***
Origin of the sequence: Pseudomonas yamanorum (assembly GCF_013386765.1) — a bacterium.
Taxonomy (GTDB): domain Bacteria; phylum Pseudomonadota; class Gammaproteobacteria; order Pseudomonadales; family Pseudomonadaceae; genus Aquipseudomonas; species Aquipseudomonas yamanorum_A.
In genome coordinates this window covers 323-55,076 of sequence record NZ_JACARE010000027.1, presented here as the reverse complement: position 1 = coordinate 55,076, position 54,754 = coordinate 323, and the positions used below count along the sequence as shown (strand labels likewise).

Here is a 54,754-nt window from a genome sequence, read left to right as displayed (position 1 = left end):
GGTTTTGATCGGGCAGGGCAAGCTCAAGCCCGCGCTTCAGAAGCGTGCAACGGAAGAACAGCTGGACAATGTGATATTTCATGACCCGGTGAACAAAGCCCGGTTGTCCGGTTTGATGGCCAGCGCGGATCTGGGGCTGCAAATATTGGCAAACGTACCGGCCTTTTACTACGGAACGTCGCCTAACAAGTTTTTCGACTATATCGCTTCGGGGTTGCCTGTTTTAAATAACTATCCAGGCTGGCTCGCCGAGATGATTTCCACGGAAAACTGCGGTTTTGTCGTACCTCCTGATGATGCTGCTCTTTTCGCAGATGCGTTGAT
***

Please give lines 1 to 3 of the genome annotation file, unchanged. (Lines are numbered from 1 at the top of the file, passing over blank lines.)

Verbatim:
Origin of the sequence: Pseudomonas yamanorum (assembly GCF_013386765.1) — a bacterium.
Taxonomy (GTDB): domain Bacteria; phylum Pseudomonadota; class Gammaproteobacteria; order Pseudomonadales; family Pseudomonadaceae; genus Aquipseudomonas; species Aquipseudomonas yamanorum_A.
In genome coordinates this window covers 323-55,076 of sequence record NZ_JACARE010000027.1, presented here as the reverse complement: position 1 = coordinate 55,076, position 54,754 = coordinate 323, and the positions used below count along the sequence as shown (strand labels likewise).